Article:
Date of this Version
Association for the Study of Higher Education
This qualitative study explored the professional socialization experiences of doctoral students enrolled in the school of education at a public research university with emphasis on the graduate assistantship as a mechanism for doctoral students' professional socialization, and the effect of financial concerns on graduate students' socialization were addressed. The study analyzed a variety of data including students' written personal reflections about their experiences as graduate students, interviews with three students, a focus group discussion with six students, participant observation, and a review of written documents. The study identified certain benefits received by doctoral students with research assistantships such as the provision of structurally-based opportunities for doctoral students to interact with and learn from faculty and of a ready-made peer group and associated informal socialization experiences. Research assistantships were also found to reduce students' financial concerns.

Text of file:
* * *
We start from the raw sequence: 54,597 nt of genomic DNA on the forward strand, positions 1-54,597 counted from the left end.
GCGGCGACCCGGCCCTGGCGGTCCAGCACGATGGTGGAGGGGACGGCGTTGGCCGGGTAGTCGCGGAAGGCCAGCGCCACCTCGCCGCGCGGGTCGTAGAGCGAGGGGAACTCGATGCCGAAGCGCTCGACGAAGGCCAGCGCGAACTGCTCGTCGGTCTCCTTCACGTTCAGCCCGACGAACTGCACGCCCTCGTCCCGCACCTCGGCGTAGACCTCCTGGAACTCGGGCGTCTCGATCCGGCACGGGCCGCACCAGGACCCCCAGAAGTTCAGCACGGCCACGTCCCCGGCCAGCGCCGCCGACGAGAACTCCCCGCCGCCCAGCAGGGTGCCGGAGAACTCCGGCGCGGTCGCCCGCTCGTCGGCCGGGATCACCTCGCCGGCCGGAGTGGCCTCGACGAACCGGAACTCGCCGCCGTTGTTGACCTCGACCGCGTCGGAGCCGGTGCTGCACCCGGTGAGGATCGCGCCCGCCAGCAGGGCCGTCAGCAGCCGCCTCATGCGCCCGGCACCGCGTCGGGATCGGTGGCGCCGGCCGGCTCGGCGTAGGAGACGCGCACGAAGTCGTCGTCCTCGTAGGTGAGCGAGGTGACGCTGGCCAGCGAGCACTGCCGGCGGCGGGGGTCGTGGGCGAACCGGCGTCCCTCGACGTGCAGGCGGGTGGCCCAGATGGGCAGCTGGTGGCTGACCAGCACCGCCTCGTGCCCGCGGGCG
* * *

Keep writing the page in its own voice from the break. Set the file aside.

assistantships, doctoral degrees, education work relationship, faculty advisers, graduate students, graduate study, higher education, interprofessional relationship, mentors, peer influence, professional development, qualitative research, research assistants, socialization, student employment, student financial aid
Perna, L. W., & Hudgins, C. (1996). The Graduate Assistantship: Facilitator of Graduate Students' Professional Socialization. Association for the Study of Higher Education, 2-56. Retrieved from http://repository.upenn.edu/gse_pubs/292
Date Posted: 26 August 2015